• Go a step beyond voicemail and automated responses. Customers want to believe that a live person is behind the site – but they don’t necessarily want to do their sale with a live person…as long as support and more in-depth information is just a click away. Live chat caters for this and gives the customer assurance that their queries will be answered (although it can sometimes take time to get a rep online). But there are other “assistants” – such as WalkMe – to hold the customer’s hand and lead them to the checkout.  Taking this all into consideration may seem a daunting task: it may even appear to be overwhelming.  But WalkMe’s “live” ever-present “assistant”, in the form of little pop-up bubbles over various points, solves the ever-present fear of wandering through a web site alone. Users and customers can be easily led through an often complex and confusing interaction, be it a bank website or a complex social tool.

The fact is that you just need to be able to understand your customer and who they are.  Then only can you truly sell to them the way they want to be sold.

Stefanie Amini is the Marketing Director and Specialist in Customer Success at WalkMe, the world’s first interactive online guidance system.  She is chief writer and editor of I Want It Now, a blog for Customer Service Experts. Follow her on Twitter @StefWalkMe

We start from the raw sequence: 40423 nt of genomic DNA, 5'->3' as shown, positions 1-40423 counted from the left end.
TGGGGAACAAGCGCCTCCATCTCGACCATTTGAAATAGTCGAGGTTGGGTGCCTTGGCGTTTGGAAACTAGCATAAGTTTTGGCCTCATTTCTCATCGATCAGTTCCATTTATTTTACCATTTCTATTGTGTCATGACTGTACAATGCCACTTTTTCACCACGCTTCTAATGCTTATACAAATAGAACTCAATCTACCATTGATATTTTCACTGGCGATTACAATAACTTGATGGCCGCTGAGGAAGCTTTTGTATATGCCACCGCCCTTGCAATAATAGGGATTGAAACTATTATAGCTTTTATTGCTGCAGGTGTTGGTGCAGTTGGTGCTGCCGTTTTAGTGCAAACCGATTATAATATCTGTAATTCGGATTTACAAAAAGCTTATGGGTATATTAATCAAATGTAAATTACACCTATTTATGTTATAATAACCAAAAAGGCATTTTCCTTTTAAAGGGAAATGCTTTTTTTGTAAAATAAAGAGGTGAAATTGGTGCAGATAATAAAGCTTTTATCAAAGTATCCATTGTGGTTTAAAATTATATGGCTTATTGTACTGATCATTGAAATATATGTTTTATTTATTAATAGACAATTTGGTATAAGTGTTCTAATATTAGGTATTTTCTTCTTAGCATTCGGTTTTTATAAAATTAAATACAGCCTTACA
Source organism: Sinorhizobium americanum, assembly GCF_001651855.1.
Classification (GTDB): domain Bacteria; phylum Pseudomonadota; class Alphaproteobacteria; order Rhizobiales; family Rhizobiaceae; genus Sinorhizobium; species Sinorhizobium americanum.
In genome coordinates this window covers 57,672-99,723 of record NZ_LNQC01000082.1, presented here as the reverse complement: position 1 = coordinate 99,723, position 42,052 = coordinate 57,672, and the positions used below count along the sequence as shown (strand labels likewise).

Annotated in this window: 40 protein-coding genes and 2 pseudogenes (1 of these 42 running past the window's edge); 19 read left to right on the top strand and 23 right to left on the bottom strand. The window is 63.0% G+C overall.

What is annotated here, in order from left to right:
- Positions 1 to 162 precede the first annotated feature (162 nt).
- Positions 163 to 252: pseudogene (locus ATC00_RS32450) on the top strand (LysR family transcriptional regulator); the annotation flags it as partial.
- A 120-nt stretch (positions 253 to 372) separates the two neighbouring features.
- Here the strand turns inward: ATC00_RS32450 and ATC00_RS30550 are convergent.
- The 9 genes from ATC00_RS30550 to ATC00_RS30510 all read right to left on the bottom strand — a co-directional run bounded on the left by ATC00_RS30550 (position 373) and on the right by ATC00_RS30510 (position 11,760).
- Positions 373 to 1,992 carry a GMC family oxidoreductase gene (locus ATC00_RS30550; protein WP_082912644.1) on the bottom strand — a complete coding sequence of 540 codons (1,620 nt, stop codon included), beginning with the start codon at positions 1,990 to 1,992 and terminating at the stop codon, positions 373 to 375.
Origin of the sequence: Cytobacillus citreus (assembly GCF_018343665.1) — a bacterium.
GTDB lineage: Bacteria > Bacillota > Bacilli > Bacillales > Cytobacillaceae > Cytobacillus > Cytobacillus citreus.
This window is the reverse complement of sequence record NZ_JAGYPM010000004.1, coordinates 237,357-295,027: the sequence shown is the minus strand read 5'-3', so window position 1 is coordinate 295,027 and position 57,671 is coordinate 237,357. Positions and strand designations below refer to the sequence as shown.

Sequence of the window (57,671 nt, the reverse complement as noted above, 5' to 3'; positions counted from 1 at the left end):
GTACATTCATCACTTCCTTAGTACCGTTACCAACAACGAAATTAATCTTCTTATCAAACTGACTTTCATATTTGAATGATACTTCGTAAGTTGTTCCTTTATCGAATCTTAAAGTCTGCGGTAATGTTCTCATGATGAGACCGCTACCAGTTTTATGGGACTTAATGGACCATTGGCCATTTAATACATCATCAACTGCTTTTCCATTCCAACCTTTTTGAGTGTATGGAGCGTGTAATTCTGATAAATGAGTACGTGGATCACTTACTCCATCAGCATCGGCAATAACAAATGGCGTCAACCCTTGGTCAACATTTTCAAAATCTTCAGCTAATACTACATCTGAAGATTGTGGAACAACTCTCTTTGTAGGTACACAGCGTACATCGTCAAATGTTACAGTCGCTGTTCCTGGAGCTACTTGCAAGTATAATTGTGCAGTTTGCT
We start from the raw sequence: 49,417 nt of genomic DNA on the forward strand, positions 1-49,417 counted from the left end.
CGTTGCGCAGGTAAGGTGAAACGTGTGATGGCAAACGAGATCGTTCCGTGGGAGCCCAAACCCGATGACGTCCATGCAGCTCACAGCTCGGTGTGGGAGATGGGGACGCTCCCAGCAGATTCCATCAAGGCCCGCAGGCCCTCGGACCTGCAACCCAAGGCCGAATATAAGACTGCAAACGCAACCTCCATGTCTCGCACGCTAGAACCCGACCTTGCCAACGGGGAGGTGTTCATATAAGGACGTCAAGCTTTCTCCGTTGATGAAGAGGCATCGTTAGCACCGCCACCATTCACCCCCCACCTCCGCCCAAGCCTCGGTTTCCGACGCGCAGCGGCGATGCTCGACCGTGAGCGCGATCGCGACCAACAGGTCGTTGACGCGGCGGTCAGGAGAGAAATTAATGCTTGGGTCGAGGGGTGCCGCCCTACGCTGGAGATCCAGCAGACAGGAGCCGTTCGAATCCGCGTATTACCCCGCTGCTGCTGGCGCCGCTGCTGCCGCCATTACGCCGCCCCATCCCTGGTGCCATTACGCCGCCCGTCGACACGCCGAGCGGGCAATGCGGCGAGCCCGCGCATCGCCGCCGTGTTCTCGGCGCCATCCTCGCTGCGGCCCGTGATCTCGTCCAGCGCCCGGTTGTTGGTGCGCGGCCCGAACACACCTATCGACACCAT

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Ashley Furness: The Secret to Ritz-Carlton’s Customer Service Mojo

Prior to my present position as resort manager for Marriott’s Ko Olina Beach Club, I served as the charter general manager for The Henry – Autograph Collection (Autograph Collection is Marriott International’s exclusive portfolio of independent hotels) when it was reflagged after 21 years as the Ritz-Carlton Dearborn, MI (Ritz-Carlton is  a wholly owned subsidiary of Marriott International). Almost all the associates were former Ritz-Carlton “Ladies and Gentlemen”. Last year The Henry was recognized as one of Marriott International’s Hotels of the Year. I am convinced that while they are now The Henry associates they still would bleed Ritz-Carlton blue.  And if you’ve every stayed in a Ritz-Carlton hotel you know there is something extraordinary about the refined delivery of customer service by its associates. So when fellow customer service blogger Ashley Furness offered to share an interview she conducted with Diana Oreck, vice president of the Ritz-Carlton Leadership Training Center, I quickly accepted. You can find out more about Ms. Oreck and Ashley at the end of the post. But for now, here is Ashley’s inside look at how Ritz-Carlton educates its associates to deliver its world-class brand of exceptional customer service.